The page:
3 forms of play that will help your work

Parents may have the advantage here.
Parents may have the advantage here.
Image: AP Photo/Annie Rice
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I’m learning to play guitar for the first time. And by “learning,” I mean I’m two days in on the long road to Joan Jett City. I’ve stumbled through the first six notes, and though my fingers are numb, my brain is lit up.

This isn’t the first time, either. My brain on music is an echo of where my mind was two year ago, just after I had my daughter. As a new mom, just as I am now as a new guitarist, I was vastly receptive to new stimuli, willing to take up these parts and improvise in them in startling ways.

What connects both learning a new instrument and becoming a mother, I believe, is a focus on play.

Growing a human being is no small endeavor, from the physical changes to my body (hello salt-and-vinegar potato chip cravings!) to building the future I dream for her (vibrant! empowered! inclusive!) but incessantly worry about. While I was pregnant, a tsunami of hormones, like progesterone, were flooding my body and reorganizing my frontal cortex, changing my perception of emotional intelligence, social cognition, and theory of mind. There’s only one other time this sort of thing happens in a person’s life: Puberty. That’s stunningly and wonderfully insane to fathom. Adolescents live in another world—obvi—and my brain was channeling the teenage version of itself. Maturing through a loss of gray matter, fine-tuning synapses, and streamlining neural connections to make more efficient evaluations of what the people around me were thinking.

Fast forward four months to transitioning back to work, and my first project was based in Japan, an opportunity to channel these changes in my brain as a new willingness to engage in play. My Japanese linguistic skills are limited to an archive of three phrases, (meccha kakkoii, arigato, and ohayo gozaimasu). My mom brain helped me “converse” with our Japanese clients without a reliance on words. In full-on play mode, my verbal communication evolved into a dialogue rich with contextual social clues, acted-out body language, and knowledge shared through collaborative drawing drawn from natural play cues.

Since then, I’ve recognized that both my music brain and my pregnancy brain are excellent at confronting ambiguity. How might my music brain play the famed “Back in Black” riff when I don’t yet know the chords? I listen to the song and—undaunted by my inexperience—try and pick out the chords with my fingers. My hands roam the neck for the right notes, exploring their way north and south, unafraid of being sharp or flat, confident that I’ll eventually find my way to the tune. For my pregnancy brain: how on earth do I pump and host a room full of 60 seasoned policy people to brainstorm the future of paid leave? This is a chance to leverage that same power of play. I turn the session into a form of group play through creative and collective drawing exercises, where seasoned politicos imagine what could be, together—not what should be, apart—leaving me breaks while the room is humming to step out and pump some #liquidgold.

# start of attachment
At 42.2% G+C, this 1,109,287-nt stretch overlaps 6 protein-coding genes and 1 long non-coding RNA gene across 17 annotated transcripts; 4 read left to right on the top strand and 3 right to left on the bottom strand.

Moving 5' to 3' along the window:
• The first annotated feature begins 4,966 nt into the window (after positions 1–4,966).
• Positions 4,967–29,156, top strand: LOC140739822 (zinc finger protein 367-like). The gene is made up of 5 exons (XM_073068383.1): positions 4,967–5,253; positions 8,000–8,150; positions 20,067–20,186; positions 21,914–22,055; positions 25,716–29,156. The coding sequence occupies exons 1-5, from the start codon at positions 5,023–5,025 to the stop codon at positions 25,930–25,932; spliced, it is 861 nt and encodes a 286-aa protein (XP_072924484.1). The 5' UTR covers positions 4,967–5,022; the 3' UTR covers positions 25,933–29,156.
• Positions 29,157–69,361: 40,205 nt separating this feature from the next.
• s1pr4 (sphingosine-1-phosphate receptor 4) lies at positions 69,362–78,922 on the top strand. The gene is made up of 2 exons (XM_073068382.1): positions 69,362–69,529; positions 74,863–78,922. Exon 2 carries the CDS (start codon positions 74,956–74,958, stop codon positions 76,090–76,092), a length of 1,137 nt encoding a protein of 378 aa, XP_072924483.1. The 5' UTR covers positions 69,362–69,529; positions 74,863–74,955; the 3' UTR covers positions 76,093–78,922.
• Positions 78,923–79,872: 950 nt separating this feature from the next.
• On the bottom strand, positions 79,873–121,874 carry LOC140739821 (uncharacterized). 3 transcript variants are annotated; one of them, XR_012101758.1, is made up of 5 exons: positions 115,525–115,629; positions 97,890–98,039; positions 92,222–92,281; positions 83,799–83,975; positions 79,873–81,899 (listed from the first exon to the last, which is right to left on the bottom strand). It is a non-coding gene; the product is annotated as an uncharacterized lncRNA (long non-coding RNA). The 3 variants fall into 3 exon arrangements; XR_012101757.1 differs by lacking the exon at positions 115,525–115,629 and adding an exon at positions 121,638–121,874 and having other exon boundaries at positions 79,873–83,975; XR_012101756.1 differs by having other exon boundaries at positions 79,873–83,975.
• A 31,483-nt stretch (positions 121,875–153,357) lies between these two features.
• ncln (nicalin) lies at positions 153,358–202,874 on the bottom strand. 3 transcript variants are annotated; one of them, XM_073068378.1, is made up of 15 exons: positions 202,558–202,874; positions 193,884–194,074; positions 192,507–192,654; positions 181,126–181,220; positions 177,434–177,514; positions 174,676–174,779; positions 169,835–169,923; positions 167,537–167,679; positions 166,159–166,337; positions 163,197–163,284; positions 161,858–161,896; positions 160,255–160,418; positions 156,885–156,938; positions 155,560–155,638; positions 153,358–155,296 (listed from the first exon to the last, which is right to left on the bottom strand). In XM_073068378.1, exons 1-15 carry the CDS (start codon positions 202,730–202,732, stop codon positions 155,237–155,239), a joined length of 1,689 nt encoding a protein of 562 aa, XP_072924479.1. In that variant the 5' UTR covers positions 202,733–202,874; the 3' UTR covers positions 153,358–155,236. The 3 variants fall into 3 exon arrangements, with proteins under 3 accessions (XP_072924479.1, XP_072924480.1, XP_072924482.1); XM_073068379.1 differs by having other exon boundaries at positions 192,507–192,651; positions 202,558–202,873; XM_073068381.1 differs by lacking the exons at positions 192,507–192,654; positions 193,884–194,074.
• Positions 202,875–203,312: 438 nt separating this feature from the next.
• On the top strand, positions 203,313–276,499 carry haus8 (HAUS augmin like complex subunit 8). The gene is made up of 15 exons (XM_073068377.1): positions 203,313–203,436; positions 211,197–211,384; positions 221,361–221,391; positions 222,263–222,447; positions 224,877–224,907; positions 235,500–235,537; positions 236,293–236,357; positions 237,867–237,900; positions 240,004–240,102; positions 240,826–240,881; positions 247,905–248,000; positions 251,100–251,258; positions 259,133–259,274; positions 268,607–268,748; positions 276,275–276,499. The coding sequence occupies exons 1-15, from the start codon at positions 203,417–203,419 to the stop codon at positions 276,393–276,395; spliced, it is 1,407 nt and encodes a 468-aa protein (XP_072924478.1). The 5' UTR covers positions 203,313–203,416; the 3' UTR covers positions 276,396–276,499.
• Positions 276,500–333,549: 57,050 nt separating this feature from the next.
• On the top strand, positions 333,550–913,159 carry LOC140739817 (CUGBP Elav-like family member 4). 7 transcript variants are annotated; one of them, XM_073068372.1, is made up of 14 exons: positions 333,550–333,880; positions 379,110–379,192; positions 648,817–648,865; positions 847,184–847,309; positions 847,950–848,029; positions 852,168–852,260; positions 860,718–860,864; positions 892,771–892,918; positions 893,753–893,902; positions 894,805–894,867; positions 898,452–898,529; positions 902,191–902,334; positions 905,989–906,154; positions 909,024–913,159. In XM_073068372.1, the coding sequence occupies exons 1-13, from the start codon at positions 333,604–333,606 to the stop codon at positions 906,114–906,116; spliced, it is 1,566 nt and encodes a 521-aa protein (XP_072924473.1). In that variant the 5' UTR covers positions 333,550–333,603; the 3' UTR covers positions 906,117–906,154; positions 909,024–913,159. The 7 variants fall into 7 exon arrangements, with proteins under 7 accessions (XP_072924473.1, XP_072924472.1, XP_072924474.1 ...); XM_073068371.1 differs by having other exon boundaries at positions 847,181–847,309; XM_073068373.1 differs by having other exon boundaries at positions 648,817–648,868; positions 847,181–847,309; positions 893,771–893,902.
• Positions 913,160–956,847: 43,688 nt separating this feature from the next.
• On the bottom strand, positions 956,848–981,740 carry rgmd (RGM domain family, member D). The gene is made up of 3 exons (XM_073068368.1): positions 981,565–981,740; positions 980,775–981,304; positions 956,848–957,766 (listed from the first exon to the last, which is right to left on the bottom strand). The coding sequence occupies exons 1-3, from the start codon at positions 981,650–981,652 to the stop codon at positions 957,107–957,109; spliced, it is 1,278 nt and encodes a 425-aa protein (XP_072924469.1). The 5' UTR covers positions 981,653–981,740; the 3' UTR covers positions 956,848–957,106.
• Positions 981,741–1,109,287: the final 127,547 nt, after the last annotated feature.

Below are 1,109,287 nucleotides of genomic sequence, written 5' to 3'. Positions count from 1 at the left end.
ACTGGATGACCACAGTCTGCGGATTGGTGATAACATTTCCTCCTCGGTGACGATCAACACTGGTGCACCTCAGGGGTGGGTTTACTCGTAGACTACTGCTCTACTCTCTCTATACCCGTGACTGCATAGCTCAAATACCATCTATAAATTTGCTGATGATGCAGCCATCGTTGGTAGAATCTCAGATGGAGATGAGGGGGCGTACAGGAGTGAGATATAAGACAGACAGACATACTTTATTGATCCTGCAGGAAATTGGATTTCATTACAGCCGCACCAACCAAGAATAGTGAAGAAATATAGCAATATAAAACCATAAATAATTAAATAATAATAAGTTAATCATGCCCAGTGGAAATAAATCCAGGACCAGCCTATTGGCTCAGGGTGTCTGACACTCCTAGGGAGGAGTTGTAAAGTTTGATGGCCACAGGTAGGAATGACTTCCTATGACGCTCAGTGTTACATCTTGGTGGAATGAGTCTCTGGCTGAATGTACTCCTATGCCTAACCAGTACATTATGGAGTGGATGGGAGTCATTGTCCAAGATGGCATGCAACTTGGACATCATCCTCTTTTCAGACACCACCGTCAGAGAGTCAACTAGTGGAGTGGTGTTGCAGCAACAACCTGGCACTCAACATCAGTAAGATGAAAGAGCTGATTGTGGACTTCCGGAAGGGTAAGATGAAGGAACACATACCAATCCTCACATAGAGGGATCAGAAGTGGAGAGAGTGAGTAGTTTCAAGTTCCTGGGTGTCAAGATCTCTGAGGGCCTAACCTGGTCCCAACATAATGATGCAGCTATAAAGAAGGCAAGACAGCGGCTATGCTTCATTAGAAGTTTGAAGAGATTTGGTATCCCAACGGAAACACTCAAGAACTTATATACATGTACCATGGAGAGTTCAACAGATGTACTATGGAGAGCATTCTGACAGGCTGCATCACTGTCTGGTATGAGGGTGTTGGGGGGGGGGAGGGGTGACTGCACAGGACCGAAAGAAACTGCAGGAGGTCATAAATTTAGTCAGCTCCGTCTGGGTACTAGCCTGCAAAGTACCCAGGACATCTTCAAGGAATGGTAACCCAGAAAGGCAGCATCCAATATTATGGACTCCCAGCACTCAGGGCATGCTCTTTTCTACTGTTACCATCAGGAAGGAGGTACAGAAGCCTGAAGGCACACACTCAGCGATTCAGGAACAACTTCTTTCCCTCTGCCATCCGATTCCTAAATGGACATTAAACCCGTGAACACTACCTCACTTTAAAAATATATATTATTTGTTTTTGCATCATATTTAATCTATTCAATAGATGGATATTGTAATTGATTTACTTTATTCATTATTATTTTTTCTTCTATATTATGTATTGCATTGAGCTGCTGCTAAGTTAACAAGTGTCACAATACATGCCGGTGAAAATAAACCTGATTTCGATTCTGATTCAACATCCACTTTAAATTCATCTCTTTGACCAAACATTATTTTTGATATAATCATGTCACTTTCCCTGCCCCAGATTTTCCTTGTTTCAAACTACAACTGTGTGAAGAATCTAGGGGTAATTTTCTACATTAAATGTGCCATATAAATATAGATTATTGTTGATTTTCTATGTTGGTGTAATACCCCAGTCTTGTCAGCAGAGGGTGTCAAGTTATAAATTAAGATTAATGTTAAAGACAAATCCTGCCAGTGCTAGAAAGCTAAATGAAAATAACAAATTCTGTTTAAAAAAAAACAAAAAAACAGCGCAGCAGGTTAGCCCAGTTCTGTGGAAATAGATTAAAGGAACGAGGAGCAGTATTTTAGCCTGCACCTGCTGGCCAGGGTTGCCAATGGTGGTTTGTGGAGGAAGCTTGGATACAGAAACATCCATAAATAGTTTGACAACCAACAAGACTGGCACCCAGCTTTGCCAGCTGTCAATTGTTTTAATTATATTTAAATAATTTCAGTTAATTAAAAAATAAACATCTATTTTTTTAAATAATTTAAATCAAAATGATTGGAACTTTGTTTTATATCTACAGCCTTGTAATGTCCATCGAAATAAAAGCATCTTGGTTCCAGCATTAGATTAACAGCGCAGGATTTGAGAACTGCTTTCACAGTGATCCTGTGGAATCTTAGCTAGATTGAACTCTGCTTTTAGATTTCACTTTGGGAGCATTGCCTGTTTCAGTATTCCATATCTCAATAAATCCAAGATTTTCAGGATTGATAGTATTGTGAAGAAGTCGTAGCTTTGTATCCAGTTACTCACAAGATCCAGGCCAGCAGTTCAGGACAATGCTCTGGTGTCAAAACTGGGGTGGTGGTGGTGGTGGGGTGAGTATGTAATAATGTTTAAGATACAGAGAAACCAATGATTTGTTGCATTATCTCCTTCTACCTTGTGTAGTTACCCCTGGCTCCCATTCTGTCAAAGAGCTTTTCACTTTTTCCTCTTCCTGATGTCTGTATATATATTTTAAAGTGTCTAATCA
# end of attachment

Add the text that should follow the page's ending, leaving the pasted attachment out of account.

In both cases, this kind of immersive method acting, or play, created the open mindset I thrive on as a designer.

Play makes us less rigid, and more willing to improvise in a spirited way. (Ever watch a new mom imitate the characters’ voices as she reads a book to her new kid?). Play brings resilience, creativity, and social awareness, and it lies at the intersection of flexibility of action and intellection. Motherhood and learning the guitar are two paths that have led me to more play, but they’re not the only ways. Here are types of play that anyone can use as tools at work.

  • Exploratory play: I liken this to play that encourages people to spend time inventing, thinking with their hands, and figuring out how an idea works before they’re accountable for a solution, failing fast to succeed with speed. Sculpting Play-Doh with my daughter is a direct translation to forming 3D prototypes for clients to feel immersed in a new design.
  • Cooperative play: This can be defined as play inspired by camaraderie and fun, with a healthy dose of competition. It’s akin to a brainstorm that builds off the collective group or chance encounters with new people to fuel creativity. Sliding down slides while holding the hand of my toddler is a mix of fear and fascination; so too is teaming up with new groups of people to figure out the future of the workplace and its impact on society.
  • Narrative play: This form of play harkens to a history born around the Neolithic fire, weaving the story of a character’s purpose and the context together so that those listening, or viewing, can empathically feel it deep in their prehistoric bones. Calming my daughter’s nightmares with an imagined story of a family of seahorses in space—yep!—draws parallels to the storytelling mechanisms required (challenge, rise, redemption) to bring a 0client through something new and unknown.

Those of us who have a good deal of play in our professional expectations and sense of self will be the ones who can best adapt to what’s sure to be a shape-shifting workplace. Parents may have the advantage here simply because they stay connected more deeply to their kids than others—and thus retain a lively sense of play. But that doesn’t mean you have to have a kid to channel your inner child’s sense of play.

So don’t forget. Jog to your project rooms. Tell your stories. And play well with others.

Jen Ashman is a senior designer at EPAM Continuum.